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AROUND THE FOOTHILLS / DOUG SMITH

Behind-Scenes Work Brings a New Sense of Drama to Schools

June 13, 1991|DOUG SMITH

Mary Poppins has been in town.

I know that first-hand. My daughter came home one day this spring and said she'd won the part for the school play at Ribet Academy in La Canada Flintridge. I didn't understand at first. I'd never known that she could sing or dance or even recite.

Then a script appeared. Evenings became filled with singing of jolly holidays and spoonfuls of sugar.

For those who've forgotten, Mary Poppins was the mildly supernatural nanny who flew into two young children's lives just long enough to release their priggish British banker father from the bondage of his caste.

On listening closely, I observed that her sentimentality came cloaked in devious reason:

"What would happen to me, may I ask, if I loved all the children I've said goodby to?" she asked, explaining her abrupt departure.

I could be no help in singing or dancing, but I know how a line like that should sound. So, we practiced together.

As the day approached, I picked up hints that something bigger was happening than what I remembered of high school plays. Finally, my day to help in set construction came, and that's when I discovered the work of Paul Nichols of the NBC Studios carpentry shop.

His daughter, Wendy, was cast as a chimney sweep. He'd volunteered to help and, before he knew it, he and the NBC crew had built Admiral Boom's bridge, the rooftops of London, the interior of a Victorian mansion and the interior of the Fidelity Fiduciary Bank. He had rigged a pulley and wire with a mountaineer's sling to fly Mary Poppins onto stage.

No less than that, Wendy's mother, Sharon Nichols, who works in the NBC costume shop, had fitted at least 60 children for everything from penguin suits to the haute couture of Ascot and had overseen the tailoring.

This couple's professionalism might easily have turned farcical had not months of work by director and choreographer Wendee Lee turned a pack of kids into an competent, disciplined dramatic team.

The chimney sweeps' dance sequence kept the audience clapping in time for 10 minutes and produced more dance than I had thought possible in a group of 10-year-olds.

All of this shined a light of new radiance on Ribet Academy, whose driving and crafty headmaster, Jacques Ribet, had built his school's reputation on stern formality and athletic prowess.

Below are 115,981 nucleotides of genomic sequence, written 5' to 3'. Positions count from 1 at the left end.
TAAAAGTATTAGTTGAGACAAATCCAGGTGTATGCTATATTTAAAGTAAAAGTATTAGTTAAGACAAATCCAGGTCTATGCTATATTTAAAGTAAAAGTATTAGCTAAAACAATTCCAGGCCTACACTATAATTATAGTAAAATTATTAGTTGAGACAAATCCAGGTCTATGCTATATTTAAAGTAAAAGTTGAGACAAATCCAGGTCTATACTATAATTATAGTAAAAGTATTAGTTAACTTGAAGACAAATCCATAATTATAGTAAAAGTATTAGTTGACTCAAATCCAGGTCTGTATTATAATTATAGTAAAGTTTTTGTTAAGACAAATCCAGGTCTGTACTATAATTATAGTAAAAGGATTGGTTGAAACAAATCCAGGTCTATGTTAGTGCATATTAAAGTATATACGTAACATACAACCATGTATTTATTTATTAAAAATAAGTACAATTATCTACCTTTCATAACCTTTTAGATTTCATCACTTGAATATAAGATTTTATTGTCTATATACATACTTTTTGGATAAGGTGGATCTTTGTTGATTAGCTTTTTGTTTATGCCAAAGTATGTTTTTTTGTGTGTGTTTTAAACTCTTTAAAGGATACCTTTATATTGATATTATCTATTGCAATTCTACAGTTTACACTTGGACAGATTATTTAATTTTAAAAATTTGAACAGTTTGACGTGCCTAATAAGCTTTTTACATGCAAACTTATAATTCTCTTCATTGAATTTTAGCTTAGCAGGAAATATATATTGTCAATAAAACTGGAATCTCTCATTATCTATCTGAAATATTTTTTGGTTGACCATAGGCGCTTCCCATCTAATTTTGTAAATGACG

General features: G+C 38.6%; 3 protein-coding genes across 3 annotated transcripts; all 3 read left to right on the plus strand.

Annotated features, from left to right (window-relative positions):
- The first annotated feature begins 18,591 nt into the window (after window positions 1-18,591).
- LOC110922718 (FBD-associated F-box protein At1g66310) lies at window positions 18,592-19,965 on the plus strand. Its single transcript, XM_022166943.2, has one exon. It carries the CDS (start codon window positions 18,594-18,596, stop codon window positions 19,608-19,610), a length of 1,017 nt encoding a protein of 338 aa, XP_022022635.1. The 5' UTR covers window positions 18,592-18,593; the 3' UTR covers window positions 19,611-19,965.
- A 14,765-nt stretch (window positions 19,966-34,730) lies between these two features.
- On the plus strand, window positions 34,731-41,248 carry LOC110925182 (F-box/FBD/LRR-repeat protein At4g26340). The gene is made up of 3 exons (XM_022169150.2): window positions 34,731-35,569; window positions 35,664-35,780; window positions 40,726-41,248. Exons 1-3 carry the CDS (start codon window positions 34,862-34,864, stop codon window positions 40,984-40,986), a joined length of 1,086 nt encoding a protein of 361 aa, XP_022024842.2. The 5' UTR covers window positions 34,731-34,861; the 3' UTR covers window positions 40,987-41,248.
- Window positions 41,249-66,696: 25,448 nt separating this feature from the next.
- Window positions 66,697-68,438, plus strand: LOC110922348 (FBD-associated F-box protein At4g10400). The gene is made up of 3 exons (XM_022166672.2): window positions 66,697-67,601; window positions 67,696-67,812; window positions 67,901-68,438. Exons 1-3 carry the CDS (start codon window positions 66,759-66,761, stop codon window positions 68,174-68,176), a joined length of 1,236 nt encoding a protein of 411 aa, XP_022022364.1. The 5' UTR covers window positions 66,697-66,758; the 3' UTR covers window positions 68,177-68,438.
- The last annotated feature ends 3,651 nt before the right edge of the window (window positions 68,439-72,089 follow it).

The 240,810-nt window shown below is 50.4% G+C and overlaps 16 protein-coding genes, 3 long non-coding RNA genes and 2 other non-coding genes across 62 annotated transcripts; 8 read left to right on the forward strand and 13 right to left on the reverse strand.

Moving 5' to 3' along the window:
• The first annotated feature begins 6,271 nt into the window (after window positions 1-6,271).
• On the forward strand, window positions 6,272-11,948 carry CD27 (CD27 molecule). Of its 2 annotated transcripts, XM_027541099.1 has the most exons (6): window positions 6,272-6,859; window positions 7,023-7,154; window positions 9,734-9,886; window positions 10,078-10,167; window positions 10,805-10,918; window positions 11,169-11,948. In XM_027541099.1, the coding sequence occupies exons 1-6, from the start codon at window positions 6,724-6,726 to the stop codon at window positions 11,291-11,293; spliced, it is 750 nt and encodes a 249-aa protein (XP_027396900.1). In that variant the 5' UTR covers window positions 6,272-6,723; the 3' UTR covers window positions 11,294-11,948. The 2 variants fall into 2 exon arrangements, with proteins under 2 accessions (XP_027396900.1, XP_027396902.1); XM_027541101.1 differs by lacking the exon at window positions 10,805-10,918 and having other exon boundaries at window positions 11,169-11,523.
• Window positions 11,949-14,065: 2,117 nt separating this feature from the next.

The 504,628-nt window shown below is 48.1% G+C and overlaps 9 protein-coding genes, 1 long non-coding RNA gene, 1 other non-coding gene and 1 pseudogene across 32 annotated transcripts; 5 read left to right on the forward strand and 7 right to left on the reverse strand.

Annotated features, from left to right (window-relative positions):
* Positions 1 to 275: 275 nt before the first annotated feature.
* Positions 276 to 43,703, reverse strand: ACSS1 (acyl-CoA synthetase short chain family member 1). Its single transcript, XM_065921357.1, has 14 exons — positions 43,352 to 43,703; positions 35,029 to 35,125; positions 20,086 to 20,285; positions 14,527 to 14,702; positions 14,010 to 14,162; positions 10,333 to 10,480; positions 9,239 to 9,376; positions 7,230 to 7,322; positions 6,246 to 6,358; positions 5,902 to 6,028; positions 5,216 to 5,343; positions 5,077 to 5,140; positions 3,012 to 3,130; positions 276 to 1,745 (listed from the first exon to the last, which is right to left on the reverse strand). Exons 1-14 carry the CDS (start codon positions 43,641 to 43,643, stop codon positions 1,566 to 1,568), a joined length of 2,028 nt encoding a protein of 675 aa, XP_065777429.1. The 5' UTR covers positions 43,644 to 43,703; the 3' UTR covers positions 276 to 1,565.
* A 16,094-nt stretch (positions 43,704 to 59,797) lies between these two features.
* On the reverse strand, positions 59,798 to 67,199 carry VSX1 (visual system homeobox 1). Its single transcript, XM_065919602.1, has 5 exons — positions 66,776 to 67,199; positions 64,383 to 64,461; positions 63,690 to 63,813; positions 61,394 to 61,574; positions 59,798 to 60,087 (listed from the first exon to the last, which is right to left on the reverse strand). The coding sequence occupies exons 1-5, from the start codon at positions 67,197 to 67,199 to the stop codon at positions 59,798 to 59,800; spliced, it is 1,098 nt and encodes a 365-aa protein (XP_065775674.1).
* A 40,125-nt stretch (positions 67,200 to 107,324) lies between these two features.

For two nights, the arts brought the school to as high a pitch of excitement as had the advance of the basketball team to the state finals.

I hadn't meant to go into this at all, considering it a personal matter, until I heard about "The Princess and the Pea."

That's an original musical done by the Glendale Centre Theatre Group. Doreen Alderman, private dance instructor and parent at Mark Keppel School, saw it just about the time she was wondering why public elementary schools don't produce musicals.

With the OK from the Centre Theatre Group and Principal Gordon Morse, she brashly decided to make it happen.

"I won't volunteer to bake cookies," Alderman said. "But this I will do."

Casting aside the doubts of many, Alderman pushed on with auditions in December. About 35 students began twice-weekly rehearsals in January.

The children painted the sets and were put in charge of their own costumes. Some of their parents got out sewing machines and did expert work. Alderman made daughter Spencer Grammer into a $10 horsy with a leotard and felt ears.

"It worked," she said. "All the costumes looked fabulous."

The students also choreographed a rap number into the script, learned how to do the lighting and sold tickets at $3 apiece.

For crowd appeal, Spencer's father, Kelsey Grammer, the psychiatrist on "Cheers," made a cameo appearance.

With the last sellout performance Friday, the students will have raised almost $1,000 for their school, without selling a bar of candy.

There was still one more dramatic triumph this season. At Eagle Rock High School, Principal John Anderson decided last year to restart a drama program that had been dormant for a decade or more.

Drama teacher Barbara Goodwin told him that if he wanted a musical, he'd need $10,000 up

front.

"He didn't blink an eye," Goodwin said.

Royalties for "Fiddler on the Roof" cost $2,800. But somehow, again, parents materialized to solve the production puzzles. Joan Butsch of the summer children's theater at Occidental College recruited her husband, Tom, set designer for Disneyland. An Eagle Rock graduate who works for Lorimar did the lighting.

One woman spent hours sewing the seven-foot dress of Frumma Sarah, the ghost.

The whole school got excited. "That was a surprise because drama has not been anything people cared about at the school," Goodwin said. "Sport has been the only outlet for parents to get involved with their kids outside of the classroom."

Eagle Rock charged $5 for three performances and made back the $10,000 with $1,000 profit.

Goodwin believes that drama is on its way back at Eagle Rock.

So that's how it stands: Three schools, three dramas, three unique styles, one message.

Don't stay away long, Mary Poppins. The children need you.

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